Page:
The following story is dedicated to all the rescuers killed at the World Trade Center incident on Sept. 11, 2001. This tragedy portrayed the sheer evil hidden in man’s darker side and, in turn, the heroes who rise above it all. (Note: Because this article was written five months after the event...
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DAY 1. Sept. 11, 2001 – a day etched in our minds and in our history. A day that undoubtedly has changed the way we view our lives and the freedom which we have taken for granted over so many years. A day which shattered our self-confidence and shook our sense of security to its very foundation. We’d never experienced a major attack on the U.S. mainland. Maybe because we are the mightiest country on earth, we felt we never would. We always felt that our daily routine would never be compromised. We had control over our lives and felt secure in that thought. It was normalcy. Until Sept. 11. Then, whether we have accepted it or not yet, our country, our lives and our sense of normalcy were changed forever.
I start my day preparing to fly to New York on a business trip. I always fly USAir because it has non-stop service to LaGuardia. I usually arrive at LaGuardia around 7:30 A.M. and make it into the city by 8:30. Any other trip, I would have arrived at my hotel 15 minutes before the first plane attacked and no doubt would have been downtown within 30 minutes, just after the second strike. This trip, however, is different.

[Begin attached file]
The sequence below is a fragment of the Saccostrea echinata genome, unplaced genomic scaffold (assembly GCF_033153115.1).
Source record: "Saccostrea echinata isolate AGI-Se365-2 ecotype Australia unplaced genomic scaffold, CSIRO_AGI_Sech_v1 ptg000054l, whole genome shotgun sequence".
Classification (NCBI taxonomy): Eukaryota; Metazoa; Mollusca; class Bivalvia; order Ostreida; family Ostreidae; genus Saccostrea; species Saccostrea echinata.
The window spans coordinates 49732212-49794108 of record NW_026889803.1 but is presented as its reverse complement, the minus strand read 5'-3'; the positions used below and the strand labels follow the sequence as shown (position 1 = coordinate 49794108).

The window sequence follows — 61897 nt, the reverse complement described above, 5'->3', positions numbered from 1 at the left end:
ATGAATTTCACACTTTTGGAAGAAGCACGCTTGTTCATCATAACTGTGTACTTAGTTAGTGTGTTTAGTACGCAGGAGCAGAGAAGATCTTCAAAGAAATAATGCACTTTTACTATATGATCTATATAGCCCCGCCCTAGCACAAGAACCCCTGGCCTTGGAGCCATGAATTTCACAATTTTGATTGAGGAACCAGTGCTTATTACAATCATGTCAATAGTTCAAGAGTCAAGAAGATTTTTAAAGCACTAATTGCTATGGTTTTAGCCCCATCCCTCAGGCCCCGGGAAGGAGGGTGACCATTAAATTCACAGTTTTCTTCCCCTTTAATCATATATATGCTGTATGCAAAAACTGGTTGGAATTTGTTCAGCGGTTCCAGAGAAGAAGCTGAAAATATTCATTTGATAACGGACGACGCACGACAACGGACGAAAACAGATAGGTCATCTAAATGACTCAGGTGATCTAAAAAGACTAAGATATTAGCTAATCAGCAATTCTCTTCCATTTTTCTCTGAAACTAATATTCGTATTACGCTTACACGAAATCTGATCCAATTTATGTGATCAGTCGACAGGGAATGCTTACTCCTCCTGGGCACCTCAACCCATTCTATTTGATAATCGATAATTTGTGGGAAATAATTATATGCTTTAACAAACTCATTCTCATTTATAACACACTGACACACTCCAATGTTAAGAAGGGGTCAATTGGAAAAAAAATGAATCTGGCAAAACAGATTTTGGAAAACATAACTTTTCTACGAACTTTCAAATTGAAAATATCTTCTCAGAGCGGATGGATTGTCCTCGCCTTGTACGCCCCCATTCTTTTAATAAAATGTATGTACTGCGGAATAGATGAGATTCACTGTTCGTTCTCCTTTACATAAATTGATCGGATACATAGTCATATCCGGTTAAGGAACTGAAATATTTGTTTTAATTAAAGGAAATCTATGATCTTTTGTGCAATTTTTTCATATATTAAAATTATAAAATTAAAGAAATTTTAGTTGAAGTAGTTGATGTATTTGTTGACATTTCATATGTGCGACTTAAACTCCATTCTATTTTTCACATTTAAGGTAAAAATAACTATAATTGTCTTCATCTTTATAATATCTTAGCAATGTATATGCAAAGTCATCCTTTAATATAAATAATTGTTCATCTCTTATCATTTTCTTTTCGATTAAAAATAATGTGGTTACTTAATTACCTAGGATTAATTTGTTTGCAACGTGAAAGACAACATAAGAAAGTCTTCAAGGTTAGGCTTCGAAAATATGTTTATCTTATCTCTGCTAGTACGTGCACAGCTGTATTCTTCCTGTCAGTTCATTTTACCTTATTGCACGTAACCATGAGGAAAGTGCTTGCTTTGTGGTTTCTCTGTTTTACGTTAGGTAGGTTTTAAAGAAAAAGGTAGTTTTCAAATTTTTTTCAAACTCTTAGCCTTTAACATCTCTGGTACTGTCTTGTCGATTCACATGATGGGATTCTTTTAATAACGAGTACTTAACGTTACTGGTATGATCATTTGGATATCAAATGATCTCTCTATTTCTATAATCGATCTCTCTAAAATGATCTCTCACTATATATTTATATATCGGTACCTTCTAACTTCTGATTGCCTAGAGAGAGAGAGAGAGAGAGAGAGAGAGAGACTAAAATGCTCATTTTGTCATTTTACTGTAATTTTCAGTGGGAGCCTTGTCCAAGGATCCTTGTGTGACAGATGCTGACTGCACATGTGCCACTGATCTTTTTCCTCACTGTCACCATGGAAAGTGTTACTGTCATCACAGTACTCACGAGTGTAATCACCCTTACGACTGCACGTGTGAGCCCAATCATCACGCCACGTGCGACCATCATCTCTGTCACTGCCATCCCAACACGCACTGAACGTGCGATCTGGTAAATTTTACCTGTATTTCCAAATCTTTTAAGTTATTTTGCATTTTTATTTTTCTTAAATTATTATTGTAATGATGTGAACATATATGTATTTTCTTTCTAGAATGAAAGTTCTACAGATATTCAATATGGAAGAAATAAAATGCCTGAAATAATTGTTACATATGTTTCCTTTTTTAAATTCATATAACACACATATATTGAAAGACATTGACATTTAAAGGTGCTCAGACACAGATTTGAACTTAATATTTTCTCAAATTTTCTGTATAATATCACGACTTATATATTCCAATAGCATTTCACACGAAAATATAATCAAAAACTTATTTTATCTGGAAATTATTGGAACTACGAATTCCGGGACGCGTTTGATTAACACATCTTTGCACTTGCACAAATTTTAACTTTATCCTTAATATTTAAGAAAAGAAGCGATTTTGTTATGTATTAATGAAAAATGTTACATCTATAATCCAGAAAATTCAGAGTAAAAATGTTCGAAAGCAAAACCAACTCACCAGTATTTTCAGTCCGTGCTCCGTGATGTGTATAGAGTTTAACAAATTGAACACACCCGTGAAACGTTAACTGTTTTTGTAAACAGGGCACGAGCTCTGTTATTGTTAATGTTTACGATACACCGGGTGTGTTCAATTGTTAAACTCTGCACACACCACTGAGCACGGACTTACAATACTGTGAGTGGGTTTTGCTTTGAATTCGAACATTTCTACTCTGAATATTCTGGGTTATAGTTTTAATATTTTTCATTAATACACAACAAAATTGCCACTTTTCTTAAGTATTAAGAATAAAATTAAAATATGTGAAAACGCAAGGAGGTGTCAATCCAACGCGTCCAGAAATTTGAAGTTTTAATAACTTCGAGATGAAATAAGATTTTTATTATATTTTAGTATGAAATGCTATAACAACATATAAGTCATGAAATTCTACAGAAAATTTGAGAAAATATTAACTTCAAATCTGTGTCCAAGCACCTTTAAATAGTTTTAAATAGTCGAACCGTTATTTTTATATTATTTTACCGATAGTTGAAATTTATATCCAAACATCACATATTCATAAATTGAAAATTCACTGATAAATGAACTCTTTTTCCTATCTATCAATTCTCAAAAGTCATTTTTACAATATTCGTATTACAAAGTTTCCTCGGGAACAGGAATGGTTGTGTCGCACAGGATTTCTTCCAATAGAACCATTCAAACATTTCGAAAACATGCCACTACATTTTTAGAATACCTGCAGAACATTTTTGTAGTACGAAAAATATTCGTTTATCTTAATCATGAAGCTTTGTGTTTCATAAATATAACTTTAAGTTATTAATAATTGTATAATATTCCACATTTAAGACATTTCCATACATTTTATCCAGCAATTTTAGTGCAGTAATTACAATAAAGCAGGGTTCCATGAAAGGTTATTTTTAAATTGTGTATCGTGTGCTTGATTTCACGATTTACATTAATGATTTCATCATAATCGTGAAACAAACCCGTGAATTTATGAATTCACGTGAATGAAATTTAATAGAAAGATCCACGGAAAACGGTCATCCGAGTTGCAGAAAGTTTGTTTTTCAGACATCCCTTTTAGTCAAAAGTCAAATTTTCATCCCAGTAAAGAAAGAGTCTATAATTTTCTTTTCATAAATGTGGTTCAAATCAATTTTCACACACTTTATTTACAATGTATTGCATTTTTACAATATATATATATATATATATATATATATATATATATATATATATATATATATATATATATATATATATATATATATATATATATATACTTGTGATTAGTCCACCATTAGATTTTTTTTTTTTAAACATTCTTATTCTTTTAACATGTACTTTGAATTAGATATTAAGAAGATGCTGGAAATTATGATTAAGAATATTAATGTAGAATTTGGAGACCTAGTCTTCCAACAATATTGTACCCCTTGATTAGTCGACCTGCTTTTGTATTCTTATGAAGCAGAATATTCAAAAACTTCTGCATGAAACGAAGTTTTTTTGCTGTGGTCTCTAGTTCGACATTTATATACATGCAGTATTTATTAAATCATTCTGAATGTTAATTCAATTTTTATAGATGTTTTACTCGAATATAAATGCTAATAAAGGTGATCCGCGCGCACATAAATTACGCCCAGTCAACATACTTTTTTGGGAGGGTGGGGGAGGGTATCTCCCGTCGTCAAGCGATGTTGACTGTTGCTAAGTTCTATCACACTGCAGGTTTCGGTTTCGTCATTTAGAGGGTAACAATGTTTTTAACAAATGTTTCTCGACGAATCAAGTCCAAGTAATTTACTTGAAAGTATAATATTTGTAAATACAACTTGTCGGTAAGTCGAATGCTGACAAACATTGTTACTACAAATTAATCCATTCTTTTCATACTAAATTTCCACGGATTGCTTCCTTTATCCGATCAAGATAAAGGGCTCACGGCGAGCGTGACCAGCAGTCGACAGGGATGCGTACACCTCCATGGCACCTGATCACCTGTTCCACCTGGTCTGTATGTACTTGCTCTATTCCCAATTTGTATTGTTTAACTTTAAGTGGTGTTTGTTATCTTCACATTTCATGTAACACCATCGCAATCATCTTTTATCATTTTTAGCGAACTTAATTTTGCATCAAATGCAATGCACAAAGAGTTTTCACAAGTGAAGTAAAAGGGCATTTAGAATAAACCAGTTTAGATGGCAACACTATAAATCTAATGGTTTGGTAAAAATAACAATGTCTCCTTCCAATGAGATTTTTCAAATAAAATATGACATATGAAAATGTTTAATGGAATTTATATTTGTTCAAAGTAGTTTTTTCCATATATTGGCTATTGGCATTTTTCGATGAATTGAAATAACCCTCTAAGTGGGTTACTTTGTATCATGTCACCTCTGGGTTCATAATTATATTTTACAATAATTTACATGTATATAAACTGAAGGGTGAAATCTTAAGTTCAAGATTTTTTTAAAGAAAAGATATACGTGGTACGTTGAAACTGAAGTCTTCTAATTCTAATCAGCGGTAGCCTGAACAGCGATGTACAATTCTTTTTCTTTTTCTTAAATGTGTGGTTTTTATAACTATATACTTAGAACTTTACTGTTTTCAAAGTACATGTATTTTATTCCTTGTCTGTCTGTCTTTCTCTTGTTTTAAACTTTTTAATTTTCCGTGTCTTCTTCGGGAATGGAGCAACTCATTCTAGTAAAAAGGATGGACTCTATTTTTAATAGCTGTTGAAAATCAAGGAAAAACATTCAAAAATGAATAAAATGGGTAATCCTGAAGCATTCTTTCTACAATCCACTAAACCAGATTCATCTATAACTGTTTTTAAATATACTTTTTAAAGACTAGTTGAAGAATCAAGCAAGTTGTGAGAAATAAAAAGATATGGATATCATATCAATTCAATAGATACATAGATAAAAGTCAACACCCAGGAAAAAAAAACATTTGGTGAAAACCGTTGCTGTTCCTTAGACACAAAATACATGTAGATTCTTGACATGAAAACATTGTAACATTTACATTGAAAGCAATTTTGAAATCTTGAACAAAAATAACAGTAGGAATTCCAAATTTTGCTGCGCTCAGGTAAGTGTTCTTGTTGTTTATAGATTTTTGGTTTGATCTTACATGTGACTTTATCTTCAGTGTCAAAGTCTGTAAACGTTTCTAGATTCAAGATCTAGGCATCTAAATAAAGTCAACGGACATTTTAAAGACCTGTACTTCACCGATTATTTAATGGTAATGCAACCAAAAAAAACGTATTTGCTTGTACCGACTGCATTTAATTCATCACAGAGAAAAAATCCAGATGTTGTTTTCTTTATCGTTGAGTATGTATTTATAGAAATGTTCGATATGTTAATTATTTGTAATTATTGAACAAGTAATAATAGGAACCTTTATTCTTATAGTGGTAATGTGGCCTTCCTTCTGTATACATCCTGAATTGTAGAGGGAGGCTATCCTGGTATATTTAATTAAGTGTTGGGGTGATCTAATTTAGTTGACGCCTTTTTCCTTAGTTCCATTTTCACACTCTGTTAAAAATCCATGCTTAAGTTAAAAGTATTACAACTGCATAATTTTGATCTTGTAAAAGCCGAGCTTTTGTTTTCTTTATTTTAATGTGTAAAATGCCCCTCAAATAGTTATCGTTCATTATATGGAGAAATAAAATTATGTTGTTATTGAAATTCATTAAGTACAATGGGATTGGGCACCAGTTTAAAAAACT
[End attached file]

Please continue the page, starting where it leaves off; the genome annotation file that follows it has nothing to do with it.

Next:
Even after buying a ticket on USAir, I change my plans on Sunday. Instead, I book a flight on United through Washington Dulles Airport and come in a day earlier than originally planned, on Tuesday, Sept. 11. Having to now connect, my new itinerary puts me into New York three hours later than usual, so I schedule no meetings until the afternoon and decide to just reuse the USAir ticket on a future trip. Just a feeling, something that can’t be explained.
After watching Monday Night Football, I switch over to the Weather Channel and notice a major storm front coming through that night, all the way up the Eastern Seaboard. It’s supposed to push off the coast by early morning and I feel comfortable about flying the following day. I realize later on, that if the storm had stalled, the attack would not have happened that day, with poor visibility being a big issue.
I drive to the airport and take off on time, arriving in Dulles right on schedule. Yet another uneventful flight, just the way I like them. I walk into the terminal to check the monitor for my connecting gate. It is around 9 o’clock. The screen reads “Cancelled” for my flight to New York, and for the flight after that to New York. Every other destination shows “On Time,” so I think nothing of it, it’s just another quirky travel day.
At the counter I ask what the story is before booking a new flight. The gate agent says, “Two planes hit the towers.” She has a very distraught look on her face. My first thought is that an aviation accident has occurred at LaGuardia. Two planes must have collided over the airport and fell on the control tower. That’s why all the other flights weren’t affected. But I could have sworn she said “towers” – plural. I hesitate, then ask her to clarify, and she tells me that two airplanes flew into the World Trade Center.
I stand there in shock for about five seconds while the magnitude of her statement sinks in. Terrorism. I then ask where my bags will go. I know two things at that moment: there won’t be any more outbound flights, regardless of what the monitor says, and I need to get to New York right now. I dash to baggage claim and find my carousel, while talking to the office on my cell phone. I instruct them to buy me a train ticket from Washington, D.C. to New York. Oddly enough, they succeed.